Getting inspired by the way our brain functions is not new in Artificial Intelligence - we are already doing that in deep learning using neural networks. However, we do so by emulating the functioning of neurons using machine learning algorithms and parallel processing. But what if instead of emulation we had computers that functioned just like our brains do? Since the 1970s people have envisioned such a factual mapping of brain functionalities onto hardware, in other words hardware that directly mapped brain architecture. This approach, called "neuromorphic computing", is finally becoming commercialised with companies such as Intel and Qualcomm recently announcing releases of neuromorphic chips for commercial use.
Neuromorphic chips can be used for AI applications at the end point, which is very exciting news indeed. Nevertheless, they also have the potential to advance machine intelligence to a whole new level. By using electronics, instead of software, to develop machine cognition we may be able to achieve the dream of general artificial intelligence and create truly intelligent systems.
Quantum: the big bang of computing
But the true big bang in computing will come not from neuromorphic chips (which may end up having only niche applications despite the big promise), but from harnessing quantum physics. As the appetite for fast computing is increasing our ambitions for solving really hard problems increase too. What if we could compute the optimal way of arranging a series of molecules in order to develop a cure for cancer? This question is in effect a reduction of all cancer research so far, currently undertaken by trial-and-error. Classical computing is unable to solve such problems where the combination of parameters simply explodes after a couple of iterations. Quantum computing has the potential of calculating all possible combinations at once, and arriving at the correct answer in seconds. There are many, similar, optimization problems that would be solved with quantum computing. Think of optimizing resource allocation in a complex business, or indeed in an economy, and making predictions that can support the best strategies - or think of factorizing numbers in cryptography.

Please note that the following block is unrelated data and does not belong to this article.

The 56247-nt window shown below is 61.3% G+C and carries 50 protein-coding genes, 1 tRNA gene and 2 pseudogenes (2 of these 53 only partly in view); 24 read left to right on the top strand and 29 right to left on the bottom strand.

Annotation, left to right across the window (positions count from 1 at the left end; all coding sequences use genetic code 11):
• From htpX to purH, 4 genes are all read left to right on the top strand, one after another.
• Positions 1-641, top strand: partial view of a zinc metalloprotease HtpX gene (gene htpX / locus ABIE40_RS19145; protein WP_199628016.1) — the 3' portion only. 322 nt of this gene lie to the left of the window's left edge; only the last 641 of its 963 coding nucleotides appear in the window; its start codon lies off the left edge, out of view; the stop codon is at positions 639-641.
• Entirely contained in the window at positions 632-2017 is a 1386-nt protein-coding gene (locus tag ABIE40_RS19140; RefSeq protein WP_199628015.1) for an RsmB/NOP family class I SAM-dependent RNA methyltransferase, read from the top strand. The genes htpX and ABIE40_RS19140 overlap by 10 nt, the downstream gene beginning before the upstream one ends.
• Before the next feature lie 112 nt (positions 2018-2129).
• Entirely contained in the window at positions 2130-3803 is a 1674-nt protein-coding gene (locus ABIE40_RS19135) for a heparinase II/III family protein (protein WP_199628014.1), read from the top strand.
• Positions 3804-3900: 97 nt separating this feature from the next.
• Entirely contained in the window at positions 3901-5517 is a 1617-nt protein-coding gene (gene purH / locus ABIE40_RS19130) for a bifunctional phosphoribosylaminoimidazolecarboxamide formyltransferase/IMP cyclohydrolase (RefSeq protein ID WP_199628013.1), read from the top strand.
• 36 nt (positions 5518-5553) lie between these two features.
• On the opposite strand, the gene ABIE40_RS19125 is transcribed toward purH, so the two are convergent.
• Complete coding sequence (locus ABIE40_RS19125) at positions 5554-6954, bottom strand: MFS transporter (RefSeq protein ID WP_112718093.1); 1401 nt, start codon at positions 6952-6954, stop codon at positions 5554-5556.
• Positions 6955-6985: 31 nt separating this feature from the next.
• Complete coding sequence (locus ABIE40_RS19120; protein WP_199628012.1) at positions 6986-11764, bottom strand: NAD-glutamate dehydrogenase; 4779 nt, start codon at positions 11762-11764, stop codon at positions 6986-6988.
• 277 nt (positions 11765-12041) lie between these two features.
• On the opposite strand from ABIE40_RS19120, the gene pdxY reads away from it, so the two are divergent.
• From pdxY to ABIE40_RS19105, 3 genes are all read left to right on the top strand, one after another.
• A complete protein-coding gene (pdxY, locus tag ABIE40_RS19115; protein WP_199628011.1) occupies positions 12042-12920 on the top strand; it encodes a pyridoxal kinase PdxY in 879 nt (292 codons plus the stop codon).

Quantum computers are evolving fast: we are now at the 50 qubits level. Let's put this number into prespective. A 32-bit quantum computer can process 4 billion coefficients and 265GB of information - which is not too impressive, you may argue, since you can run similar programs on a laptop computer in just a few seconds. But once we reach the 64-bit quantum computer limit the story changes massively. Such a computer can compute all the information that resides on the Internet at once, or 74 "exabytes" (billion GB) - processing that will take years to do on current supercomputers. And we are already very close to that! However, the real game changer will come once we develop a 256-bit quantum computer. Such a computer will be able to do calculations which are greater in number from all the atoms in the universe... Quantum computing is cosmic computing, and its repercussion on human civilisation can be massive and profound.